By Michael Kitchen, MarketWatch
LOS ANGELES (MarketWatch) — Japan’s Tokyo Electric Power Co. on Friday posted a massive 1.25 trillion yen ($15.3 billion) loss for the fiscal ended March 31, due to charges related to the post-earthquake nuclear crisis at its Fukushima Daiichi nuclear power plant, according to reported results.
Of Tepco’s loss, about ¥1 trillion or 80% of the total was due to a one-time loss for the closure and decommissioning of reactors at its Fukushima Daiichi plant and efforts to contain radiation from the site following the March 11 quake, reports said.
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The total annual loss was the largest ever for a Japanese firm, outside of the financial sector, several reports said, with the total surpassing Nippon Telegraph & Telephone Corp.’s /zigman2/quotes/200718273/delayed JP:9432 -0.02% fiscal 2001 net loss of nearly ¥835 billion.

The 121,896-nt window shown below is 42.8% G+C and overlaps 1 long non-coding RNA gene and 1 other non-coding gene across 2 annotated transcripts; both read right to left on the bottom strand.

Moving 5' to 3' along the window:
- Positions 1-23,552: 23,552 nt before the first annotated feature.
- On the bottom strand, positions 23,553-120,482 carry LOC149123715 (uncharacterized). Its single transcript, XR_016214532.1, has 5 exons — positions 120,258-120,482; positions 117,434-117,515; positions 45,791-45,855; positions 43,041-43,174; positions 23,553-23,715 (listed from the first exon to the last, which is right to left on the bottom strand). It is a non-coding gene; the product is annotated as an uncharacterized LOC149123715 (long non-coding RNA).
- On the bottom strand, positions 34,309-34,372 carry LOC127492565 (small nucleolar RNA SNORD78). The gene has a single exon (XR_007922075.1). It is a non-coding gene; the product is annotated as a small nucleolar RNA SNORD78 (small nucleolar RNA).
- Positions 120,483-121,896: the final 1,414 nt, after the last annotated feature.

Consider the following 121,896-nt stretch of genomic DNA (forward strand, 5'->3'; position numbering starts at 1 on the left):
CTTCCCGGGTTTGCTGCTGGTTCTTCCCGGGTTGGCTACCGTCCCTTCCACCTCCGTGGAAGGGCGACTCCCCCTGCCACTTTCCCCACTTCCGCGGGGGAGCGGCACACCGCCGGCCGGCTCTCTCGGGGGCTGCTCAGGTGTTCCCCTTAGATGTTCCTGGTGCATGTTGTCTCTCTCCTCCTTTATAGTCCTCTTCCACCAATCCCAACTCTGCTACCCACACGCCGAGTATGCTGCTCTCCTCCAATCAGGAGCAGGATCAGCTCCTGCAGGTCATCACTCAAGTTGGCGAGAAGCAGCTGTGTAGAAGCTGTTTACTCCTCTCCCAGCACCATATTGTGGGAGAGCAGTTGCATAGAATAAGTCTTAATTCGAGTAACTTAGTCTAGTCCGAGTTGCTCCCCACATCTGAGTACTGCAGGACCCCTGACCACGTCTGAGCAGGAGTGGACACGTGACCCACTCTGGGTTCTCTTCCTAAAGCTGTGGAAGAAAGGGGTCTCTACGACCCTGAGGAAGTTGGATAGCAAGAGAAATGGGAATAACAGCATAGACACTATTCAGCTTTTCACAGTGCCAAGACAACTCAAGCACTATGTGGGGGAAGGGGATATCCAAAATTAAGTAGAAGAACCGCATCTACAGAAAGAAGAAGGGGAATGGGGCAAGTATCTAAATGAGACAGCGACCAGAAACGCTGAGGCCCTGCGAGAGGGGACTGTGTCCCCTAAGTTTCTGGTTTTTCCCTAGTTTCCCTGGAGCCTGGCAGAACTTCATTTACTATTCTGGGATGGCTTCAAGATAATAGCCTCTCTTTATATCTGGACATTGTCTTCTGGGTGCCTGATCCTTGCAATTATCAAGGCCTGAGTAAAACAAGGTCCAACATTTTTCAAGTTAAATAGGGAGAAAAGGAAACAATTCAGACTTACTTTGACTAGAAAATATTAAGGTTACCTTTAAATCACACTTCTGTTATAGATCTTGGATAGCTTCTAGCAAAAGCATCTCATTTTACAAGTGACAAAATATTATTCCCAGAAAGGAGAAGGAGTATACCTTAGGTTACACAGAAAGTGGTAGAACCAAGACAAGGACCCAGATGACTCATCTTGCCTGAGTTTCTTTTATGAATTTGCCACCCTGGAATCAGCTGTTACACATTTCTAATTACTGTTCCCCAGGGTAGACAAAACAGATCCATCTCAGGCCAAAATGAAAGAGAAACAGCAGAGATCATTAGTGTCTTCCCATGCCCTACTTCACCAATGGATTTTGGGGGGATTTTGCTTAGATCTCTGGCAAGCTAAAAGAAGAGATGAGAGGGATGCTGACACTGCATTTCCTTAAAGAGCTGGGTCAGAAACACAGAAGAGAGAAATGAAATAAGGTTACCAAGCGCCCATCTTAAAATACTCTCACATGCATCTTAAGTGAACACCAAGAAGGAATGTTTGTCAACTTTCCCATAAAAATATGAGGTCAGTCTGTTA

Tepco also reportedly said its President Masataka Shimizu will step down due to the loss. Tepco managing director Toshio Nishizawa will become the new president, reports said.
The results came as the head of banking association and chairman of one of Tepco’s major creditors reportedly criticized the government for pressuring the creditors to take haircuts on the utility’s debt. See report on creditors’ complaints of pressure over Tepco debt.
Shares of Tepco /zigman2/quotes/202771076/delayed JP:9501 -2.56% /zigman2/quotes/204529331/delayed TKECF -1.99% ended Friday trading in Tokyo with a 2.5% gain, ahead of the announcement of financial results.